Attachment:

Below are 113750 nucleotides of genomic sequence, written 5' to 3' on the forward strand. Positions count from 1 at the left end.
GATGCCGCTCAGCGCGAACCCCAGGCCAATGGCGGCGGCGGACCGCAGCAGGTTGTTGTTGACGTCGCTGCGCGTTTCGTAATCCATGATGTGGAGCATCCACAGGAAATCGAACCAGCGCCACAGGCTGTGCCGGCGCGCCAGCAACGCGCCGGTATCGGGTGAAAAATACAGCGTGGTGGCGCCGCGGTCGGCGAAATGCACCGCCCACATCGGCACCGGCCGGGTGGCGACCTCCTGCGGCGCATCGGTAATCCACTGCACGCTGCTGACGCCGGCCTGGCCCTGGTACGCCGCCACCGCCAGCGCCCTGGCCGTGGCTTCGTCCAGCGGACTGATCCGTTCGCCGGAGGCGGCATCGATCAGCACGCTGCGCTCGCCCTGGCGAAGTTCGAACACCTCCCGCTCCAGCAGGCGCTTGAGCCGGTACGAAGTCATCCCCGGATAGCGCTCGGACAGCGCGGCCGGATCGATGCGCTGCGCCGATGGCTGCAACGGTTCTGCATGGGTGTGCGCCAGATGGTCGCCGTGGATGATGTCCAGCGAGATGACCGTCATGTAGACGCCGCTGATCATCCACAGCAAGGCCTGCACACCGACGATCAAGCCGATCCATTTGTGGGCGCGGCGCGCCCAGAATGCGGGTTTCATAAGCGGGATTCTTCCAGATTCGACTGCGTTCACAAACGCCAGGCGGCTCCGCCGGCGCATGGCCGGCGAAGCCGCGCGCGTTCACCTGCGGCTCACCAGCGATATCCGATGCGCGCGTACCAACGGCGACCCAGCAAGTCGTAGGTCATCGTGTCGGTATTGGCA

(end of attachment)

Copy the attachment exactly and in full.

Below are 113750 nucleotides of genomic sequence, written 5' to 3' on the forward strand. Positions count from 1 at the left end.
GATGCCGCTCAGCGCGAACCCCAGGCCAATGGCGGCGGCGGACCGCAGCAGGTTGTTGTTGACGTCGCTGCGCGTTTCGTAATCCATGATGTGGAGCATCCACAGGAAATCGAACCAGCGCCACAGGCTGTGCCGGCGCGCCAGCAACGCGCCGGTATCGGGTGAAAAATACAGCGTGGTGGCGCCGCGGTCGGCGAAATGCACCGCCCACATCGGCACCGGCCGGGTGGCGACCTCCTGCGGCGCATCGGTAATCCACTGCACGCTGCTGACGCCGGCCTGGCCCTGGTACGCCGCCACCGCCAGCGCCCTGGCCGTGGCTTCGTCCAGCGGACTGATCCGTTCGCCGGAGGCGGCATCGATCAGCACGCTGCGCTCGCCCTGGCGAAGTTCGAACACCTCCCGCTCCAGCAGGCGCTTGAGCCGGTACGAAGTCATCCCCGGATAGCGCTCGGACAGCGCGGCCGGATCGATGCGCTGCGCCGATGGCTGCAACGGTTCTGCATGGGTGTGCGCCAGATGGTCGCCGTGGATGATGTCCAGCGAGATGACCGTCATGTAGACGCCGCTGATCATCCACAGCAAGGCCTGCACACCGACGATCAAGCCGATCCATTTGTGGGCGCGGCGCGCCCAGAATGCGGGTTTCATAAGCGGGATTCTTCCAGATTCGACTGCGTTCACAAACGCCAGGCGGCTCCGCCGGCGCATGGCCGGCGAAGCCGCGCGCGTTCACCTGCGGCTCACCAGCGATATCCGATGCGCGCGTACCAACGGCGACCCAGCAAGTCGTAGGTCATCGTGTCGGTATTGGCA